What I am arguing for is a Christian sensibility to be part of the mainstream of human thinking. A perception of the world that is infused with the language of morality, but the sophisticated moral practice of the past. The Christian Fathers such as St.Anthony, Athanasius and Augustine spent a life time trying to understand what it meant to lead a good life. Unfortunately the language in which they write makes them seem alien to today’s readers. The sin about which they write should be understood as human fallibility or weaknesses, a weakness which makes a person liable to commit act badly. It takes a determined act of the will to act well. Christian belief and practice gave them the strength to overcome their very human fallibilities and act well. This lifetime of study and prayer gave them an intuitive knowledge of the good, but they were never so naive that they did not realise that they had to constantly revise their thinking in terms of what they understood to be the good, as they were constantly beset by human weakness that plague us all. Augustine while being a caring father to the people of Carthage who looked after their welfare, could also,support the cruel persecution of heretics. However they had a better grasp of human psychology then today’s generation of leaders and how to better overcome its flaws.

The Christian sensibility of Augustine is founded on a very different psychology to that of today. He sees the human personality divided between two opposing drives. There is the sensory or appetitive drive that tends to the indulgence of selfish interests. Then the soul which is the self reflective drive that directs the individual towards a higher level of behaviour be it spiritual or philosophic. These two parts of the personality are tendencies within the human personality and not a literal description of that personality. Accepting Augustine’s theory of human personality does not mean rejecting later theories of personality, it’s just a different perspective on human behaviour.

Walter Benjamin offers a different approach to the past. He writes that the past is that part of the past that lives within contemporary culture. Europe for centuries embodied this past in the form of Christian culture living within the mainstream of society. Christianity and with it the learning of the past has been now been expelled from the main stream of contemporary culture. The fundamentalist Christianity of the American mainstream or the Wahhabism Islam is a contemporary creation. It is the crude reimagining of a golden religious past, it is religion in monotone, it excludes the kaleidoscope of understanding that is real religion. Whether a state is secular as with contemporary Britain or religious in practice as with the USA or Saudi Arabia, all are bereft of the learning of the past.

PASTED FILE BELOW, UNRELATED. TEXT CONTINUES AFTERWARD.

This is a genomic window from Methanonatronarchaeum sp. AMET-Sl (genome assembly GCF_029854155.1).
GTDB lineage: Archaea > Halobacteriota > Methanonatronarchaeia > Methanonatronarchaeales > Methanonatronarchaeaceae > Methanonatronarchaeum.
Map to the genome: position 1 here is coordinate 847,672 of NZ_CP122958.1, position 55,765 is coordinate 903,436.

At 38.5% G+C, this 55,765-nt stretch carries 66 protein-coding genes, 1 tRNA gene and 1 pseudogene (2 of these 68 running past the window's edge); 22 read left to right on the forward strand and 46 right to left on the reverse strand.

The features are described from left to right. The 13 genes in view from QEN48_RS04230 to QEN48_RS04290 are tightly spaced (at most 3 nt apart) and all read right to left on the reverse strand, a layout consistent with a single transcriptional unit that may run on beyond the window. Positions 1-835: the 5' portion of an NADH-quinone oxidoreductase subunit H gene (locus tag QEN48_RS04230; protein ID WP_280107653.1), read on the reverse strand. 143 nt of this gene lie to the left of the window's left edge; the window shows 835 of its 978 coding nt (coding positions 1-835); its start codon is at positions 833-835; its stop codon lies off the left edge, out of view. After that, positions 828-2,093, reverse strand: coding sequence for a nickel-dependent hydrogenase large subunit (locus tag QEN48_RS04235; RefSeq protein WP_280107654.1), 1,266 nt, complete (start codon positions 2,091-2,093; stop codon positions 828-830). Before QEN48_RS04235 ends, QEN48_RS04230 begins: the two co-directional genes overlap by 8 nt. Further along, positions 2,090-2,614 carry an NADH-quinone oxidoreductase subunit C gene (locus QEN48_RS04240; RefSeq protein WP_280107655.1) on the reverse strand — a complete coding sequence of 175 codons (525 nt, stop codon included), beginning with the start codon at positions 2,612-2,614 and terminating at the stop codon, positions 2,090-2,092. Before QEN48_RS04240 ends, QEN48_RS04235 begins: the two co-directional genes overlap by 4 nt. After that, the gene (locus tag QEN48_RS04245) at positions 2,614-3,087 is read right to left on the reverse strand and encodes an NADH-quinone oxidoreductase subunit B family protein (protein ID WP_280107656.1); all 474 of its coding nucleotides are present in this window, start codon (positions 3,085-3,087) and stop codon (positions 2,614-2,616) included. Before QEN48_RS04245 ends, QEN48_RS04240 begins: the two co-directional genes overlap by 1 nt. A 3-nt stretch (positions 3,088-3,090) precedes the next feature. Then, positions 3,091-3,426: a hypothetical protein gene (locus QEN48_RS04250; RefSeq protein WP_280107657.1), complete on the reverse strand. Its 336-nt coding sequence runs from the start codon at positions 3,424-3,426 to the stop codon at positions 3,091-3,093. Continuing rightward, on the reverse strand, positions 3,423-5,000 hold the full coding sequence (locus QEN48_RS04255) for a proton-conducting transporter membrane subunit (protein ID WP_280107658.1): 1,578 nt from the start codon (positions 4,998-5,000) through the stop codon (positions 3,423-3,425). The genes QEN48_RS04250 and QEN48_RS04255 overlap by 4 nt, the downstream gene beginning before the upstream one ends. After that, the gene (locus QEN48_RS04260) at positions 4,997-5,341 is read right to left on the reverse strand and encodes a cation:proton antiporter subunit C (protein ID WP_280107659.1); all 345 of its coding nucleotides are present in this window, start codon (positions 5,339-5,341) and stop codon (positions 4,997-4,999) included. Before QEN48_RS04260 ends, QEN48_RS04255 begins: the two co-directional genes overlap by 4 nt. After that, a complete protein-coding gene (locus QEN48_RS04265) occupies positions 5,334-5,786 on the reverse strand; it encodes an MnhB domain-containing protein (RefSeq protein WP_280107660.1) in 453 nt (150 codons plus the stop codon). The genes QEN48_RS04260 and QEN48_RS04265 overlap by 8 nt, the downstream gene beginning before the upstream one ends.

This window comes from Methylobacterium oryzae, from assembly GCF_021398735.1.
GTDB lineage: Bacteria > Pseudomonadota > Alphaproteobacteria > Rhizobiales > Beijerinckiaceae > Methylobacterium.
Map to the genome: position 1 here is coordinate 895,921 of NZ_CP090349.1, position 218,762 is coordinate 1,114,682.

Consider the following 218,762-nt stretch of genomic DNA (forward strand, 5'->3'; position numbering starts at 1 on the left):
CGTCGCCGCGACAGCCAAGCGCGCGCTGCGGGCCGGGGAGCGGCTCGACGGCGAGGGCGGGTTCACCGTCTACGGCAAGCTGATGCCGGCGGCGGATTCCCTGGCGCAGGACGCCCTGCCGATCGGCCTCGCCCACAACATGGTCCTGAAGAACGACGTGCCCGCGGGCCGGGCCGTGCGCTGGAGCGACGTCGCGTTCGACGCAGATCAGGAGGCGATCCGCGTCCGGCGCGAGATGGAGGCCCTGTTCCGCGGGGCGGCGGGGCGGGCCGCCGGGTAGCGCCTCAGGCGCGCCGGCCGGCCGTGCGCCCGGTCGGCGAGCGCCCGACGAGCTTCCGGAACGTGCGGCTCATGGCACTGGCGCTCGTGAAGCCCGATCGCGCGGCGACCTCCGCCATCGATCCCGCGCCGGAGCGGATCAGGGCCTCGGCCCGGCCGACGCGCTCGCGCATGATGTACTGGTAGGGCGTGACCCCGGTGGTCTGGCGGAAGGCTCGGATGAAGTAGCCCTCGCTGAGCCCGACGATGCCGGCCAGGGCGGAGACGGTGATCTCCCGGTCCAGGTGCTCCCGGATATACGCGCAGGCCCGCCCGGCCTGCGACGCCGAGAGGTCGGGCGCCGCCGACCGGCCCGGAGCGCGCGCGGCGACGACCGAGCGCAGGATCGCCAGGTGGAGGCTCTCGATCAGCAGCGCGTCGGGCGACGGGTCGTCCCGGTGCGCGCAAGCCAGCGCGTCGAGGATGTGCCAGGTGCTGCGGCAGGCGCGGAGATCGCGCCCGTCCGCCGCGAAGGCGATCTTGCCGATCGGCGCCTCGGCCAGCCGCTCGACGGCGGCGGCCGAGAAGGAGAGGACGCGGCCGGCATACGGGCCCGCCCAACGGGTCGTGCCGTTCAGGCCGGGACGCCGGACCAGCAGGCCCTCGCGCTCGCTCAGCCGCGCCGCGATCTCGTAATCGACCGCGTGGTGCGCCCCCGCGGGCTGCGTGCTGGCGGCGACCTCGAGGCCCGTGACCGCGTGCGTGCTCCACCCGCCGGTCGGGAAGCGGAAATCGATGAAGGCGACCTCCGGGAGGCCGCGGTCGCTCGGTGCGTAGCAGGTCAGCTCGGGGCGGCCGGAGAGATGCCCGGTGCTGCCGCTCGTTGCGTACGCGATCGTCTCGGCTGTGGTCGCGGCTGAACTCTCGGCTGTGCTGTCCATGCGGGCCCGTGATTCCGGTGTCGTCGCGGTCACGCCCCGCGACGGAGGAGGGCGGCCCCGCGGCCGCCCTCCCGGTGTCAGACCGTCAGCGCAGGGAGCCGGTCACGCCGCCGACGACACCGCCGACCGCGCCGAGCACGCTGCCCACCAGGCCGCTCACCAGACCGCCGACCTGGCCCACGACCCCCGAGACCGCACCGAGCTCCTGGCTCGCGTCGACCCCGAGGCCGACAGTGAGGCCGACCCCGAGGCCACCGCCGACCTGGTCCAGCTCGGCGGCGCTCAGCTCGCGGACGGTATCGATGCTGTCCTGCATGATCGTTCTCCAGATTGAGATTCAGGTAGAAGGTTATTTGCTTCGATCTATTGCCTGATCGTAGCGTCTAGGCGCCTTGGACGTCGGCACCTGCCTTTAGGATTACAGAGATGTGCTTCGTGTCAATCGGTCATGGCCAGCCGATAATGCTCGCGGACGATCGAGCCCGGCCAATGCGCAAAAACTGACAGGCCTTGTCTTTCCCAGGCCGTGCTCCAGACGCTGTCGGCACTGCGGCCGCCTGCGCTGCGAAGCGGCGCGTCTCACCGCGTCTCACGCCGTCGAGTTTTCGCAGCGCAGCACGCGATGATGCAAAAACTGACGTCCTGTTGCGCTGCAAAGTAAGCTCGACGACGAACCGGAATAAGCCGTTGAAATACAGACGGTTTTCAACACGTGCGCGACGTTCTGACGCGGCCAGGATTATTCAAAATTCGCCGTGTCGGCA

In Saudi Arabia and Western Europe and the USA, what is happening iis the removal of all traces of the past learning from contemporary culture. In Saudi Arabia it takes the form of the physical destruction of the buildings of the old Islam. Their presence is regarded as a temptation to heresy, Muslims who identify Islam with particular holy sites, are behaving like the pagans who identified their temples as the dwelling place of God, confusing idols and icons with God. In Western capitalist countries the destruction of the thinking of the past, is through the teaching of post modernism which teaches that a philosophy or belief system are only valid for a particular time and place. There can be no universally valid belief systems, and those of the past should have no claim to validity in contemporary Britain. Britain is a post ideological society, a society that believes in nothing or perhaps whatever is considered right at a particular moment. There is no great inclusive vision such as the Christian belief system of previous generations, a belief that gave politicians an vision of what makes a good society.

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Philip Jacques de Loutherbourg:Battle Between Richard I Lionheart 1157-99 and Saladin 1137